Two Australian liquor firms announced Thursday that they would stop producing alcohol-laced energy drinks and extra-strong pre-mixed spirits.
The alcohol content of their other products too would be limited to two standard drinks a serve.
The move sparked a call by the federal Government for other companies to follow suit.
Health Minister Nicola Roxon said it was a step in the right direction, but there was more to be done.
''We hope that this is the beginning of a wider appetite among companies . . . for change,'' she said.
''This is a community-wide problem that demands a community-wide response.''
Already the federal government is pushing for a crack down on binge-drinking epidemic.
Six current Foster's and Lion Nathan products will be affected.
Foster's Cougar Volt, a bourbon energy drink, will no longer be produced, while Cougar XS, a bourbon-and-cola product, will have its alcohol content reduced.
Its Karloff Energy vodka drink will also be withdrawn.
Lion Nathan's McKenna Energy, a bourbon drink, will be axed, while another McKenna bourbon drink will have its strength reduced.
A 9 per cent alcohol content Inner Circle rum and cola will also have its strength reduced.
But then both Foster's and Lion are minor players in the high alcohol and ready-to-drink (RTD) market. Hence what is of interest is how others react.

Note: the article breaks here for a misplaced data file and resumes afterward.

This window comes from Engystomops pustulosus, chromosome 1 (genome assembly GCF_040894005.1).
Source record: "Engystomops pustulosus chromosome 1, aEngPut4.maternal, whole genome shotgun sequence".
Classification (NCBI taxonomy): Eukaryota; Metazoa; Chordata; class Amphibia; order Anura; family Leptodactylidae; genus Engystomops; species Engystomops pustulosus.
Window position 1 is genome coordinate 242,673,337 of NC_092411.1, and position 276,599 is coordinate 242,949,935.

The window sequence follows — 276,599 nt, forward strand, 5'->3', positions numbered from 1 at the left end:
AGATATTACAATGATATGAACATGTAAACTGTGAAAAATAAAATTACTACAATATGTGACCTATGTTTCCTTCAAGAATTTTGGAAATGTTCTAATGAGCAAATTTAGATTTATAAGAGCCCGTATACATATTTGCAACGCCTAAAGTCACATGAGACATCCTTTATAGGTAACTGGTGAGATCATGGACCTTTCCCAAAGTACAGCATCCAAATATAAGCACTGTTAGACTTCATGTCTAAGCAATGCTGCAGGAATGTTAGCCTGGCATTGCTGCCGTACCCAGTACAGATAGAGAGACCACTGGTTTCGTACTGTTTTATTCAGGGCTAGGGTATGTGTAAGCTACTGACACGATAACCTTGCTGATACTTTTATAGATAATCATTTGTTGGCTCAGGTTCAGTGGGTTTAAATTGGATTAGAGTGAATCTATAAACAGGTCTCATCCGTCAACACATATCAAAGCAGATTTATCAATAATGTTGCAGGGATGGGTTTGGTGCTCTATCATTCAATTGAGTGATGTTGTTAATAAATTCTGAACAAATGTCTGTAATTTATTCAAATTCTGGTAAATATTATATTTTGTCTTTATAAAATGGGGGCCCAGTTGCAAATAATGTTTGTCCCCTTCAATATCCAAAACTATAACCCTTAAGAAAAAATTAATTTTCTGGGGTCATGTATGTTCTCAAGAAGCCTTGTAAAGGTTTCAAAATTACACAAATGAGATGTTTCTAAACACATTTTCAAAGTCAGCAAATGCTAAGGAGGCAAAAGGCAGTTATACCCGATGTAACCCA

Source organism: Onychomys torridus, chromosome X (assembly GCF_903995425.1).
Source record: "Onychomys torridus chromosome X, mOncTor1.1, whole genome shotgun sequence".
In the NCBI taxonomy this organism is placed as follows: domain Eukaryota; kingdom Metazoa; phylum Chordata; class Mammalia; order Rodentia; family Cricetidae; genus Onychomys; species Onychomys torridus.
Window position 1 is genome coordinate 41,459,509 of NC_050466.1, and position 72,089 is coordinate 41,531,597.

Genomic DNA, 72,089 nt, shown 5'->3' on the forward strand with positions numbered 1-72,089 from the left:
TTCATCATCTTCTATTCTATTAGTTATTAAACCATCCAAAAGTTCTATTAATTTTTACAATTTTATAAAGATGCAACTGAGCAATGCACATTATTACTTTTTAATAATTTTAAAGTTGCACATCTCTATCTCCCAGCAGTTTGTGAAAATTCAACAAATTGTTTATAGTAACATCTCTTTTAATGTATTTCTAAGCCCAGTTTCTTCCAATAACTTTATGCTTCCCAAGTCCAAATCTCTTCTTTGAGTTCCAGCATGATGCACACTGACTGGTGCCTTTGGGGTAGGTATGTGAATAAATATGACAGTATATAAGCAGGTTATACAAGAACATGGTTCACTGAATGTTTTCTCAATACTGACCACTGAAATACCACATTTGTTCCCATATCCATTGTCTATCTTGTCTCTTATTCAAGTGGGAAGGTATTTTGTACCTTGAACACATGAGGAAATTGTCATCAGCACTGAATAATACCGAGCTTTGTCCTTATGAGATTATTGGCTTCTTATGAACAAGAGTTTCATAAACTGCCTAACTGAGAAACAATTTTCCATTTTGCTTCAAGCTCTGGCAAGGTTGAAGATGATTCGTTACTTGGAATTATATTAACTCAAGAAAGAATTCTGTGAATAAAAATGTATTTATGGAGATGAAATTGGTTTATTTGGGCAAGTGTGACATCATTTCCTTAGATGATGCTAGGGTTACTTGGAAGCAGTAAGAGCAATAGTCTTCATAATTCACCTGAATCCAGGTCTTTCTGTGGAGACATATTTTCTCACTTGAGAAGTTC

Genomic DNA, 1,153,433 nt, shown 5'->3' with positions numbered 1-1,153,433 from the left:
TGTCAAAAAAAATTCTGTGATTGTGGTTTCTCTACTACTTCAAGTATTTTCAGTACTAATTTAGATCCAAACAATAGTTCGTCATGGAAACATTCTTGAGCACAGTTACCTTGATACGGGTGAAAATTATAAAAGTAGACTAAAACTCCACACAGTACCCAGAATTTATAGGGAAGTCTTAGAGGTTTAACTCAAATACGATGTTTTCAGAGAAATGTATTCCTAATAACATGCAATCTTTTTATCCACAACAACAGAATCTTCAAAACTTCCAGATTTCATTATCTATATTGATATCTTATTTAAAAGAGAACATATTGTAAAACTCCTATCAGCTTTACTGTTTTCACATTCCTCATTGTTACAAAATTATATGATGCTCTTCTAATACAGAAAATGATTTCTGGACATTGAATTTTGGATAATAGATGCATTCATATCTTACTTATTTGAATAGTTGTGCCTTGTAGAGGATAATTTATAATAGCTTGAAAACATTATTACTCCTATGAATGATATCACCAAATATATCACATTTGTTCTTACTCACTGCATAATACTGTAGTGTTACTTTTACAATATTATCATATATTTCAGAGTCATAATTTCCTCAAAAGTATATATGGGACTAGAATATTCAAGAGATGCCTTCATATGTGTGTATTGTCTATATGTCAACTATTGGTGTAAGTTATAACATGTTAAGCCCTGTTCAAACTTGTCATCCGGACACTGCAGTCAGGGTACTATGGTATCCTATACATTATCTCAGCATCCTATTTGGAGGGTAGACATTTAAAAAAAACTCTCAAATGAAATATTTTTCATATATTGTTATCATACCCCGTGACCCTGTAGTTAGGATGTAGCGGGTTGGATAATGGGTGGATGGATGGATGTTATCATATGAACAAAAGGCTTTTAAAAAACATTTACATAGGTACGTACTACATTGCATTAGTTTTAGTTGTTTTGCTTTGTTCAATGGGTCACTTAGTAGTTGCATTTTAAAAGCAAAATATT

The world's largest alcohol company, Diageo, said it had led the way in imposing a two standard drinks per serve limit last year itself.
But a spokesman said the company had no plans to pull its Smirnoff Ice Black with Guarana, saying it kept caffeine levels to a minimum and did not market it as an energy drink.
Jim Beam said it saw no sense in imposing a limit as binge drinkers did not tend to buy more expensive high alcohol RTDs.
Another major supplier of RTDs, Independent Distillers, refused to even discuss the initiative.
''We are not going to enter the debate,'' a spokesman for the Auckland-based company said.
Independent Distillers supplies a number of high-strength pre-mixed products and alcoholic energy drinks favoured by teens, and known as alcopops.
The flurry of announcements came as the deadline closed for submissions to a Senate inquiry into alcohol advertising.
Reacting to the announcement from the manufacturers, the Alcohol and other Drugs Council of Australia said pre-mixed drinks would continue to be abused.
''They are still a recipe for disaster,'' chief executive David Templeman said.
''They need to stop their targeted campaigns where these things are made very attractive to kids.''
Young people at Sydney bars did not think the move would deter binge drinking. Lana, 21, said the drinks that were being pulled were not that popular and mostly targeted men. Even if they did remove the popular high-alcohol pre-mixed drinks, it would not stop young women drinking. ''They'd probably get a full glass with double shots instead,'' she said.
Nor would removing alcoholic energy drinks make a difference. ''They'd just go back to ordering vodka and Red Bull. Before the lolly drinks were around, were getting drunk anyway.''